But Sue doesn't point that out. Instead, she says only that building General Hagar's doohickey was the right thing to do. Fair enough—but it was wrong to deceive her, right? No, Sue doesn't mention that either. Instead, she's preoccupied with the feasibility of raising children in their high-profile hugger-mugger lives. Doesn't either of these newlyweds-to-be care a whit about, oh, their relationship?
Perhaps this is what is most fundamentally wrong with the Fantastic Four franchise: None of these allegedly "fantastic" heroes has any gravitas, any actual heroic weight or depth of character. There's nothing particularly noble, compelling or even interesting about them. Far from inspiring admiration, they don't rise even to the level of thinking, acting and relating like grown-ups.
Take Reed, who is supposed to be the team leader. He may be "one of the greatest minds of the 21st century"—as he himself crisply informs General Hagar in a rare assertive moment. But he's a lightweight in, well, just about every other category imaginable. Sure, you might be able to count on him in a pinch to come up with a bright idea for a "tachyon pulse," say. But he's woefully lacking in the qualities we look for in leaders. Vision, decisiveness, charisma, integrity, brio—you name it, Reed hasn't got it.
Incidentally, in that same assertive speech, Reed also boasts that he's "engaged to the hottest woman on the planet." Yet as a husband-to-be, Reed comes off no better than as team leader, lacking such qualities as honesty, responsibility and commitment. (Even so, Reed's uncharacteristic display of bravado moves Sue to whisper to him, "I'm so hot for you right now.")
Even on his own intellectual turf, Reed lacks the bearing of a heavyweight. Struggling to come up with the answer that will save the world, Reed brushes off Sue's soothing efforts to encourage him, whining petulantly, "No, it won't be all right! The whole world is counting on me! What if I fail?" Where is Edna Mode when you need her to slap some sense into a super? "What are you talking about? Pull yourself together! Fight! Win!"
The Thing, alas, has lost the vestigial tragic poignancy he had in the first film, and is now a purely lightweight comic figure and a foil for the obnoxious Torch. "Just how do you and Alicia … ?" the Torch muses suggestively to an outraged Ben. "I don't want to wake up one morning and hear she was killed in a rockslide." Oh, that's classy.
Even General Hagar, an antagonist and a patsy, finally gets so fed up with their petty bickering that he exclaims in disgust, "What the hell is wrong with you people?" Now there's a line that rings true.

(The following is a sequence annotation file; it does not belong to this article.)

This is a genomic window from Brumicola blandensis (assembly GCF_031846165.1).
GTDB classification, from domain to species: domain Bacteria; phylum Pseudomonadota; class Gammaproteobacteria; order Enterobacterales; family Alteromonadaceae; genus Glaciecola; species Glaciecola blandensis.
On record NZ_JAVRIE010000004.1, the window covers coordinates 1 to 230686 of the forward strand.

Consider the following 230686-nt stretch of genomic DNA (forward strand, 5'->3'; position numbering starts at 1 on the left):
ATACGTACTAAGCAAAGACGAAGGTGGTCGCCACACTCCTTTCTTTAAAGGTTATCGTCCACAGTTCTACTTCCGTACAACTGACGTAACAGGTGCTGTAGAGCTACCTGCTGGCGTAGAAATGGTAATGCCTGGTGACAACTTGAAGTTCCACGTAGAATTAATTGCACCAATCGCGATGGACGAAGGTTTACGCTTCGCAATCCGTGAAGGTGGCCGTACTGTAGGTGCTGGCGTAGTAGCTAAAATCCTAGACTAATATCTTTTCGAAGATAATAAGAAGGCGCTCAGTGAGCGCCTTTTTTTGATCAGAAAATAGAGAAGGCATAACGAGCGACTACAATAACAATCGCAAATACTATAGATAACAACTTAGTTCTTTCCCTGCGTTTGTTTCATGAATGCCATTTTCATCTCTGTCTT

Talk About ItDiscussion starters
- When the Silver Surfer tells Sue that he "has no choice" about serving Galactus, she replies that "There's always a choice." What does this mean? Is there always a choice? Why do people sometimes say that they "have no choice"? Is this really true? How can we exercise choice even under such circumstances?
- What do you think of the Silver Surfer's original agreement with Galactus to become his herald in exchange for the sparing of his homeworld? Was this a heroic choice or an evil one? What about his final act? Why do you think this act occurs when it does, and not before?
- General Hagar implies that because the Silver Surfer is not human, he has no human rights and therefore can be tortured. If there is life on other planets, would it have rights? Do animals have rights? If so, how are they different from human rights? How might we ascertain what rights to accord alien beings if we encountered them?
The Family CornerFor parents to consider
Fantastic Four is rated PG for sequences of action violence, some mild language and innuendo. The stylized comic-book action violence includes a sci-fi killing in which a man's body is partially shattered like a statue. Some scantily clad women dance provocatively in a party sequence, and there are various references to "hot" women, a woman telling a man how "hot" she is for him, and oblique but crude speculative references to the Thing's sexual relationship with his girlfriend. There are also references to torture and a sequence of implied torture of a prisoner. Language includes a number of crude expressions and at least one misuse of God's name.